Of the 30 respondents who completed the survey so far, 28% work in education, 11% in communications, 11% in social services, and 11% in business administration. Many alumni credit ESI as a stepping stone for their future career goals, opening their minds to possibilities, and feeling prepared to create positive change by applying the tools ESI has taught them.
Zhiye (Tea) Zhou, ESI February 2014 alumna from China, shared her initial interest in ESI, as well as her growth and her journey since the program in a recent interview.
Zhiye was very much interested in volunteering, philanthropy and public good issues, so when she discovered the program, she immediately thought it would be a good opportunity to expand her traditional thinking of “doing good” and knowledge about “social innovation” approaches and practices. The on-site visits to many social innovation organizations were the most rewarding aspect of the program, enabling her “to vividly see the stories behind their work, their missions, passions, and also challenges”, inspiring her and giving her the courage to delve deeper into the field.
Zhiye specifically mentioned her visit to Kiva, an online microfinance social enterprise, as her favorite memory: ”It was my first time to realize that philanthropy, business and technology could work together for greater good, and create a more enabling environment for vulnerable people to build up their own wellness. It was very inspiring for me.”
Zhiye shared that the most precious gift that ESI gave her is the ongoing passion to be a real participant in the social sector in which she works. Zhiye is currently a program manager at the Narada Foundation, a grant-making foundation in China that supports NGOs to enhance their organizations and work.
Yi Zhang, VIA’s Social Innovation Programs Director, discussed the patterns she noticed in the recruitment process, and the passion and desire ESI participants have to meet like-minded people: “the participants care about social issues in their local and global communities and want to do something about them, and not only during university but throughout their life.” She stressed VIA’s interests in always finding the right people, guiding them through the steps to find meaning, be inspired, and take skills and knowledge back home and create change.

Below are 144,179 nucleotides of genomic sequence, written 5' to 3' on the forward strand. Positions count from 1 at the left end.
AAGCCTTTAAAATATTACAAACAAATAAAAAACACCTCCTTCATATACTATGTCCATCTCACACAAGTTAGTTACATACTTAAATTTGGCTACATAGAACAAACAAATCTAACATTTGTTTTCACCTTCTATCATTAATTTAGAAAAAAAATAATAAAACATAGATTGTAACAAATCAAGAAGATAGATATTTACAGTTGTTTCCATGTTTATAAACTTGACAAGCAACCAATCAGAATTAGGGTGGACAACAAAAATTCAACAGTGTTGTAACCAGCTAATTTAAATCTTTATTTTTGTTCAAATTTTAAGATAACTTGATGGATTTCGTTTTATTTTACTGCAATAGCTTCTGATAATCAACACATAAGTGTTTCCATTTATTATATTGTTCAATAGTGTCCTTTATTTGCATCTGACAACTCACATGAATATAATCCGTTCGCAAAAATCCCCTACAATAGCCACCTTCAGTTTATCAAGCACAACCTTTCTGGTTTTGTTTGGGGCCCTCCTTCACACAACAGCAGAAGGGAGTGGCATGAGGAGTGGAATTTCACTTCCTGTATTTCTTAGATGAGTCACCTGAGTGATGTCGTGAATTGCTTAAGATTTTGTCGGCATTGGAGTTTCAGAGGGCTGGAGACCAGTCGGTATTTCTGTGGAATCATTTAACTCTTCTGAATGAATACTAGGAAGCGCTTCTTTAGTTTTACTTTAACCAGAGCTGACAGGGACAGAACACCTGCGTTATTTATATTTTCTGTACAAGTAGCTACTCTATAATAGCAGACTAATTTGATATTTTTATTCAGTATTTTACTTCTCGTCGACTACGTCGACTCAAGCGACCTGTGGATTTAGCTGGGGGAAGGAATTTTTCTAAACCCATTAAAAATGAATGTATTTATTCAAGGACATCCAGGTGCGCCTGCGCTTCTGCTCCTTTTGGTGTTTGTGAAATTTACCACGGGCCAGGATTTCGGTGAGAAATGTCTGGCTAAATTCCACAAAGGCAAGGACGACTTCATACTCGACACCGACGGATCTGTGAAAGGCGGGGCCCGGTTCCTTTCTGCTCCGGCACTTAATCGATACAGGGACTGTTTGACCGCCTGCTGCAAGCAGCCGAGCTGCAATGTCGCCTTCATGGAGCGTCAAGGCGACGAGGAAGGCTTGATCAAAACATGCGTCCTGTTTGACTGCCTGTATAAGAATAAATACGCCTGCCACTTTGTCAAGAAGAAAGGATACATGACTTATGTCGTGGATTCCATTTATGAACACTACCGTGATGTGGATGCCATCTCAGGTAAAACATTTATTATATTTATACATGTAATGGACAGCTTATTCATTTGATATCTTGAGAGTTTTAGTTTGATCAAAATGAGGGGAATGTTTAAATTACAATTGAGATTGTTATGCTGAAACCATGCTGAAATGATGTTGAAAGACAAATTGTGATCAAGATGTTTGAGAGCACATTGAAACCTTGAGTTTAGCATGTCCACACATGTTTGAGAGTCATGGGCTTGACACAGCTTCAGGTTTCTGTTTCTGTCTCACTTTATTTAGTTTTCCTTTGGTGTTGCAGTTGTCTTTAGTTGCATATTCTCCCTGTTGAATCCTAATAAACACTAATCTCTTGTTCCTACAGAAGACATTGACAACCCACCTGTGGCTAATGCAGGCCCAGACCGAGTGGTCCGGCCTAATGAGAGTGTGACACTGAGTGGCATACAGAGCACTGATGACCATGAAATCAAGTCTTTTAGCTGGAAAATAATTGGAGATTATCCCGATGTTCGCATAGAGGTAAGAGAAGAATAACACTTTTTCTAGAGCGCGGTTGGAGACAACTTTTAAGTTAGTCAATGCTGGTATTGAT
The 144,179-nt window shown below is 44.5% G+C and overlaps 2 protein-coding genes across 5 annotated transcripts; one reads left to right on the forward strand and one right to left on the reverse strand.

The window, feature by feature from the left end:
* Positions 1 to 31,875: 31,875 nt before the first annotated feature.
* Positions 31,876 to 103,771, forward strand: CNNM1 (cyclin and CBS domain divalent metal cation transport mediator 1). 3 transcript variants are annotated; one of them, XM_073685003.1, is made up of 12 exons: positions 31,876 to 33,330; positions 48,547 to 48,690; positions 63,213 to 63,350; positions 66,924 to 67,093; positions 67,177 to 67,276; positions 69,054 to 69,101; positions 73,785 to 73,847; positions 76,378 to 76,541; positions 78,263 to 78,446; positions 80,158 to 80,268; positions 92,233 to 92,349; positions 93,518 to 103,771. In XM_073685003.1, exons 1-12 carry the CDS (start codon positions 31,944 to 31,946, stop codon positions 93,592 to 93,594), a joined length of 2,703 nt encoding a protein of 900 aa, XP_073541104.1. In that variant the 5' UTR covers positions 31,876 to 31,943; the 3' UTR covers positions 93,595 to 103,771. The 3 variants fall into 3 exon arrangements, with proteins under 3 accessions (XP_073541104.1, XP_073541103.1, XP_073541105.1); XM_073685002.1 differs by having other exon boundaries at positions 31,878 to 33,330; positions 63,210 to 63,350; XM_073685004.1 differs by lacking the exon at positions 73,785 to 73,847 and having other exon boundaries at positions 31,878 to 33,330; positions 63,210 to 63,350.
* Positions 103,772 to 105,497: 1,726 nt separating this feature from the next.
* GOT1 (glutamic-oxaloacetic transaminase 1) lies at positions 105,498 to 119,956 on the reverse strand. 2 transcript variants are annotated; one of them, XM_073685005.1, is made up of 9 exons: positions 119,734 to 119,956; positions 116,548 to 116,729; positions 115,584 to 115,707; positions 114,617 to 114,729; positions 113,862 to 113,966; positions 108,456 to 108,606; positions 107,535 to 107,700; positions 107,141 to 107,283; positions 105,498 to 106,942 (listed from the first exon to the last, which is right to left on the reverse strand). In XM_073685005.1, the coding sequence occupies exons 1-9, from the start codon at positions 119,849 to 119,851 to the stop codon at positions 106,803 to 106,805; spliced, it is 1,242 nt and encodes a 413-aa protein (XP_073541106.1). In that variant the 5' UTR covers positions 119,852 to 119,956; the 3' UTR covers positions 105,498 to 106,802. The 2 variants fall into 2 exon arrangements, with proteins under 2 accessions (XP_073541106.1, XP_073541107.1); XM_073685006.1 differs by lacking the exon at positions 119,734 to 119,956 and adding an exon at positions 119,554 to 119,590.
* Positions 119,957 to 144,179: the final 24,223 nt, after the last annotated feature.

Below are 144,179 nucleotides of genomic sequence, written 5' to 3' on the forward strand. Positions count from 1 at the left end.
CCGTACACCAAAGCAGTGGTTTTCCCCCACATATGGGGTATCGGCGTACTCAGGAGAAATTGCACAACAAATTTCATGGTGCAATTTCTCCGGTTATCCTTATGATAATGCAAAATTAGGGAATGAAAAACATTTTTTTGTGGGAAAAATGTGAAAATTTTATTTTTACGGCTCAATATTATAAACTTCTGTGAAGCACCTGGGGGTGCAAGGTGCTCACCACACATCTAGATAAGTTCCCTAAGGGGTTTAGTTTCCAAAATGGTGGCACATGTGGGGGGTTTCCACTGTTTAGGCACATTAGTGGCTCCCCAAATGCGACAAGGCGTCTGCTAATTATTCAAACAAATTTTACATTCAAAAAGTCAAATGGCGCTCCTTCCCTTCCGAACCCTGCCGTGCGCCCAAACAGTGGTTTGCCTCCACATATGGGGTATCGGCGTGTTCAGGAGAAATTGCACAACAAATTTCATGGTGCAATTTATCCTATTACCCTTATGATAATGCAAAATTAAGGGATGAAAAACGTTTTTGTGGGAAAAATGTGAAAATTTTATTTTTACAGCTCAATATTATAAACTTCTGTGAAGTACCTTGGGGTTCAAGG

Stemming from a 2017 collaboration with XinHe Foundation, the idea to launch the ESI program in China came about as a way to bring social innovation mindsets and tools back to NGO leaders’ work on rural and early childhood education. Thanks to XinHe and Enlight Foundation’s full financial support, the ESI China program was launched in April 2019 in Chengdu. ESI China was the first move to extend VIA’ s mission and work from being primarily oriented towards college students and experiential exchange to professionals who brought a higher level of training and experience but also sought new ways of thinking and support through a community.
ESI China’s success and the continuous interest and support from alumni will be taking ESI to the Inner Mongolian grasslands in 2020. In the next decade, VIA hopes to keep expanding beyond cultural exchange and, through experiential program design, continue to train leaders who are driving change and working towards creating meaningful social impact with their communities.